David Tennant being cast as John Knox was a great touch, I thought he was brilliant in the role.

If ever anyone was in need of good advisors it was Mary Stuart, but either she didn’t have anyone to advise her or she chose to ignore them. She would have been better emulating her royal cousin Elizabeth and eschewing men and marriage, but then we would never have had King James V of Scotland / I of England. I wonder what would have happened if he had never been born.

Dundrennan Abbey, Dumfries and Galloway, Scotland

We visited Dundrennan Abbey last week. It’s a ruin now unsurprisingly as building here began in 1162, it was a Cistercian Abbey. If you visit the abbey keep your fingers crossed that you get Glyn as your guide as his knowledge and enthusiasm for the subject are something to witness.
Dundrennan Abbey
The abbey is of course a ruin now as it was abandoned as a church centuries ago. This is where Mary Queen of Scots spent her last hours on Scottish soil before she was taken to Workington, probably by the tide, where she was made prisoner by the English to begin what turned out to be 18 years of incarceration before her execution and martyrdom (if you are of the Roman Catholic faith).
Dundrennan Abbey

She rode here from Langside in Glasgow where the last battle was fought and lost by her troops. Almost certainly she didn’t go straight to the Abbey as that would have been too obvious a destination for her pursuers. It’s thought that she went to a house in the forests nearby (according to local history) but after a few days she left that place and spent the night in the Abbey’s commendator’s house. Was she waiting for a ship to take her to France and safety? Ships sailed almost right up to the abbey from the Solway Firth in those days. She was probably trying to make up her mind where to go, she would have realised that her presence in France wouldn’t have been welcome. They wanted rid of her immediately after her husband the Dauphin died. Perhaps Spain would welcome her. We’ll never know as spies had tracked her movements and the rest is history.

Below is a photo of storage areas, housing mainly bits of stone carving now but the site of the building where she stayed.
Dundrennan Abbey

I was interested to read that one of the gravestones here refers to a knight called Livingstone of Culter. Dorothy Dunnett’s Lymond Chronicles are set around the Scottish Borderlands and of course she used the place name Culter although she didn’t base the Lymonds/Crawfords on any particular people apparently.
Dundrennan Abbey Carved Stone info board

Dundrennan Abbey ,Carved Figure

Dundrennan Abbey

Battlefield/Langside in Glasgow

One day last month we decided to travel to my beloved west of Scotland, all of seventy or so miles away from where we now live, but a miss is as good as a mile – as THEY say. We were aiming to visit Holmwood House, an Arts and Crafts house which is now owned by the National Trust. I’ll blog about that house sometime in the future.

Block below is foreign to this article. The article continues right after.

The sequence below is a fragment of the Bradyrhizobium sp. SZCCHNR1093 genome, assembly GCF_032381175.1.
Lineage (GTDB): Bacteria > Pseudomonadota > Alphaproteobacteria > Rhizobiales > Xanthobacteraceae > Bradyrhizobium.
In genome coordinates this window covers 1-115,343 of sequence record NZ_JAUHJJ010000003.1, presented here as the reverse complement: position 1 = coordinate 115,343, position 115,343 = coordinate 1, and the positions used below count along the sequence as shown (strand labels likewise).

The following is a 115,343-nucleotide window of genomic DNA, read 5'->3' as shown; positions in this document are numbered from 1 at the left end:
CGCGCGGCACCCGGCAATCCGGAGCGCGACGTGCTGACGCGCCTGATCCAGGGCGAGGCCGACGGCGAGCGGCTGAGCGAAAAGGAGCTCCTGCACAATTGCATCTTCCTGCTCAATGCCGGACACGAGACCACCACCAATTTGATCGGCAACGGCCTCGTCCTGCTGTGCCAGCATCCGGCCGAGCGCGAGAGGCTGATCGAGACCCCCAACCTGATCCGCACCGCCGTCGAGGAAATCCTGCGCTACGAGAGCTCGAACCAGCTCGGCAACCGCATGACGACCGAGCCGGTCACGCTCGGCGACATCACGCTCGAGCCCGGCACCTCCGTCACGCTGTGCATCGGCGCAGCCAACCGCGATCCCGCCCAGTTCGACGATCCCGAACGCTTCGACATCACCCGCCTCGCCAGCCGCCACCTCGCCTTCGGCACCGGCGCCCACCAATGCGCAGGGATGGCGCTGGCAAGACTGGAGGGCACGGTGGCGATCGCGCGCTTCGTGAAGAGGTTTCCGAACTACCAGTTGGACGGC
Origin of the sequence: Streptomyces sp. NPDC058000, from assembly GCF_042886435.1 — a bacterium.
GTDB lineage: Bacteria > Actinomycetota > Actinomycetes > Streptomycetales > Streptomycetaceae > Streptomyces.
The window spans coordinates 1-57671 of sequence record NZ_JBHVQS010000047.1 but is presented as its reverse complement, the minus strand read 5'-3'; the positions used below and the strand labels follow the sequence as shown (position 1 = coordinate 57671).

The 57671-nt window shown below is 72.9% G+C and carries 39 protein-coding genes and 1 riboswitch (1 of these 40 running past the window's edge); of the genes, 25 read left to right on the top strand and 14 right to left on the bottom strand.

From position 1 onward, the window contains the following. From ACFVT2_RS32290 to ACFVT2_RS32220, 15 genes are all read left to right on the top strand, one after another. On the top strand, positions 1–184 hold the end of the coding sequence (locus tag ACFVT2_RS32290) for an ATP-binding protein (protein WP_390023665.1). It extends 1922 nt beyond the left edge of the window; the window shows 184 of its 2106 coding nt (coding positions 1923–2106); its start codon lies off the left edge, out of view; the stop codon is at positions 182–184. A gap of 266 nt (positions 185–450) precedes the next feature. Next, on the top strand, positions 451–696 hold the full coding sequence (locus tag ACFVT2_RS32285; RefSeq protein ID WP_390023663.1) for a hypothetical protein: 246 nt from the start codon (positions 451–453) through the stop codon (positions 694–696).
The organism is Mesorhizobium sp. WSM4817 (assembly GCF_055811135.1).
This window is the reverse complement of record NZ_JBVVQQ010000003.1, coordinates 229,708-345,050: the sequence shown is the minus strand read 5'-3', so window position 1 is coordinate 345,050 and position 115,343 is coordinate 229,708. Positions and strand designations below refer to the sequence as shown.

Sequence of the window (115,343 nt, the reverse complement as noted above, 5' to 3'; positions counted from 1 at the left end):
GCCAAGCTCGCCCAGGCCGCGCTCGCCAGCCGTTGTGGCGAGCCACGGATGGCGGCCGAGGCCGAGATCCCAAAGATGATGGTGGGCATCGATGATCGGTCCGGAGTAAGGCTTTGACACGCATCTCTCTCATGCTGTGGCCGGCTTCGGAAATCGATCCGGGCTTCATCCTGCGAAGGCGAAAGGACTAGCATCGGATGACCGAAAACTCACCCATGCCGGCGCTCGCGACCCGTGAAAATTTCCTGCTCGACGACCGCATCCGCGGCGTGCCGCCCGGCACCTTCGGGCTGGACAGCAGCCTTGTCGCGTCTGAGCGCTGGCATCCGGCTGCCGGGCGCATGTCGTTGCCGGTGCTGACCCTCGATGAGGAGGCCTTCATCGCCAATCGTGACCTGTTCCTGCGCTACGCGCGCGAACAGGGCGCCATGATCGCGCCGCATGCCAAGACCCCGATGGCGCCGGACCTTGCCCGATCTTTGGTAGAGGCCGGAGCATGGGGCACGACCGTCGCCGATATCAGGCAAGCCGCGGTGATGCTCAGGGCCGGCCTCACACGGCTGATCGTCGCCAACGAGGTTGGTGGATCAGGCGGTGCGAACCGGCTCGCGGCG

On the way back from that part of Glasgow I mentioned to Jack that an ancestor of mine (great great uncle?) had designed a church and monument in Battlefield, which happened to be the area we were in, just as I said that we passed the monument which is now situated on a traffic roundabout! The Wiki link is wrong, I think that must have been his son who went to Australia.

Battlefield Monument

It’s much bigger than I had imagined. The monument commemorates the Battle of Langside in 1568 which ended with the defeat of Mary, Queen of Scots’s army on that site, or certainly nearby. Alexander Skirving designed the monument in 1887 which was the 320th anniversary of her defeat.

As ever, we in Scotland are always in a bit of a quandary, would we have supported her or been on the other side? I suppose it depends which religious leader you favour – the Pope or John Knox. What a choice!

The church is now a bar and eatery, as so many of them are nowadays, if they haven’t been turned into flats or demolished. We had already had our lunch at Holmwood, we’ll try that restaurant out another time though.

Church

Battlefield/Langside Church

After that the only thing I wanted to seek out was the street that I knew must be fairly nearby, named after the architect and also of course my own maiden name. With a bit of help from a passerby we found it, as you can see it’s typical Victorian tenements, it’s actually quite a long street the photo below is about half of it.

Skirving Street

There are shops further up, including a bookshop which very annoyingly was closed for the day. It was a bit surreal to see my surname above a Chinese take away. They’re usually called Lucky Date, Golden Moon or some such thing, but I suppose it means that people won’t forget where it is! It’s something that Alexander Skirving could never have foretold when he designed buildings for this area.

Chinese cuisine

There aren’t that many of us about with that Skirving surname, in fact I’ve never met any that I wasn’t related to. It appears in ancient Scottish surname books, but not in ordinary ones, and is of course originally Scandinavian/Viking. Some people like to think that in Britain our ancestors have been here forever and a day, but like everywhere else we’re just a bunch of mongrels when you get right down to it.

street sign

Earl’s Palace, Birsay, Orkney, Scotland

Earl's Palace , Birsay, Orkney

I’m casting my mind back to early June when we had a week’s holiday in Orkney, it was the first time either of us had been there. The Earl’s Palace at Birsay was one of the places on our list of places to visit.